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    In order to get decent quality bass out of a system, 60-80% of total system power will be dedicated to sub-bass. The lower you can x-over a sub the easier it is to integrate it, and that will require that you have enough power to hear a sub that's x'd over that low, and a subwoofer that will reproduce that low frequency.
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  11. #11
    Ged
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    I agree with that. If I were to use the head unit alone, the sub would be getting about 50%. I understand that's not great, but I don't think it's all bad either if I can match the driver to the power source.

    My 5yo daughter wants to send you guys some smilies.

  12. #12
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    You might try parts sites that sell Pro audio drivers, they are typically more efficient.

  13. #13
    Ged
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    That's an excellent idea! Any ideas on which sites to check out?

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    This might work for you. I have something similar ( a self powered Kenwood sub from Crutchfield ) that easily fits behind the bench seat of my Chevy standard cab S10 and it makes a huge difference.

    http://www.parts-express.com/pe/show...number=265-360

  15. #15
    3LB
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    Quote Originally Posted by Poultrygeist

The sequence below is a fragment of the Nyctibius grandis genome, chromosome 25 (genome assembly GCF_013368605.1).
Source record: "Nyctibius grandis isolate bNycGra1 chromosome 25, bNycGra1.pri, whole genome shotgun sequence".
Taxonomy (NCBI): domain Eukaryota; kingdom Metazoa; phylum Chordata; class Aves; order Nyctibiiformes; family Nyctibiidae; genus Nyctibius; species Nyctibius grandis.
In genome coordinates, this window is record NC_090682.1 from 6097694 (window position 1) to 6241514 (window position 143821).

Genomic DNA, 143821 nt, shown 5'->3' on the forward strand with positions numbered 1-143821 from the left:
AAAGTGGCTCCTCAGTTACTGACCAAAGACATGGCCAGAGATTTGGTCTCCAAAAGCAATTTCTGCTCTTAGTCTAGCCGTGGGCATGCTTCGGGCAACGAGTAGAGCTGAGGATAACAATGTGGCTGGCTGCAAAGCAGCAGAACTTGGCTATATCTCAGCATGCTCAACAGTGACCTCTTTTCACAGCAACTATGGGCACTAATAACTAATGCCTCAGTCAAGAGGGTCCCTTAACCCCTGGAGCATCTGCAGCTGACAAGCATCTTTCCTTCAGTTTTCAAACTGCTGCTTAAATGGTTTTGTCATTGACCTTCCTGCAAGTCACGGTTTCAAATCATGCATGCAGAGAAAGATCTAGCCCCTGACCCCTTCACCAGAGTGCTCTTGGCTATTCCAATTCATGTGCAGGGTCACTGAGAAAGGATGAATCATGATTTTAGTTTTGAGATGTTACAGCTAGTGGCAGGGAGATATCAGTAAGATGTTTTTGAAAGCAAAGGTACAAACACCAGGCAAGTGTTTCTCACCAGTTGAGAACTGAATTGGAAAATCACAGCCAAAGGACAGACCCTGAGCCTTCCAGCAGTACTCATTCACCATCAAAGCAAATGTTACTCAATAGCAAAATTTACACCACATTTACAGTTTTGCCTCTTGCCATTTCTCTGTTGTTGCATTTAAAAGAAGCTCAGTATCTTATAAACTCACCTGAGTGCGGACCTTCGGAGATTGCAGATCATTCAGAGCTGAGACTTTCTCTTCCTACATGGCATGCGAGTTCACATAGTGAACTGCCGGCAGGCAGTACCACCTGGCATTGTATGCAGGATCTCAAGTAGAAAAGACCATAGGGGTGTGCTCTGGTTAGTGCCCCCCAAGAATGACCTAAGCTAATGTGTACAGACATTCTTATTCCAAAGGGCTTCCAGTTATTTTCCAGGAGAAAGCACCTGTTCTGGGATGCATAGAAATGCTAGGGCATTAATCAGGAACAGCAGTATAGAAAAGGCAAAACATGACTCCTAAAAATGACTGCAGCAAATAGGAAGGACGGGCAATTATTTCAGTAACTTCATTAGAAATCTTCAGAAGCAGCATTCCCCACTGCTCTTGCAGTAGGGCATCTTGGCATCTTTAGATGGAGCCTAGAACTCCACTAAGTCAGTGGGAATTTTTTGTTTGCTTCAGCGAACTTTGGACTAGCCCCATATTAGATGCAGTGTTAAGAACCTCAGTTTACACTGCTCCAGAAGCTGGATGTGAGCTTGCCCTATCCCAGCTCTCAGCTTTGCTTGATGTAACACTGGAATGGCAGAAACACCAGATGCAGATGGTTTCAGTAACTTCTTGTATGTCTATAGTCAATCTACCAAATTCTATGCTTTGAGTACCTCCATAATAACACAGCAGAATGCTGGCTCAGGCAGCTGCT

This might work for you. I have something similar ( a self powered Kenwood sub from Crutchfield ) that easily fits behind the bench seat of my Chevy standard cab S10 and it makes a huge difference.

    http://www.parts-express.com/pe/show...number=265-360
    I've wondered about those. Like I stated in an earlier post, I've been pleasently surprised by some Boss stuff, but sorely disappointed in some other Boss stuff, like decks that quit working after a few months, factory defects out of the box, etc. One subwoofer I bought, http://www.parts-express.com/pe/show...number=265-366 is dog-doo. You get what you pay for, but this was a ripoff at even only $30. That Boss powered sub reminds me of a seat shaker, which is no replacement for a real sub, but might be better than expecting a deck to provide good low bass.

    I referred to a low profile sub last week, http://www.parts-express.com/pe/show...number=265-376 , and its a great deal, but its specs need to be taken with a big dollop of salt. Paired with this amp, http://www.parts-express.com/pe/show...number=265-328 , it romps and stomps. Once again, a grain of salt please. 2000 watts rms? ummm... I don't think so. But it is really clean sounding amp on a pair of stereo speakers, so it is good at providing clean thump. And the price is right. Hey, there's worse risks. Just don't expect to win any contests where decibles or super low sub-bass are criteria.
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  16. #16
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    I can believe Boss has a couple stand out pieces. I'm not sure what the story is behind these budget lines but it seems there's always an occasional piece that's an outstanding value. In the late 80's early 90's we'd pick up a line or two, always a farmer or used car dealer just wanting something to make noise to fill a hole in a vehicle for little of nothing, and in these lines there would be the amps or subs, something we could sell a load of to support the line and make it worth dealing with the defects of other areas of the line.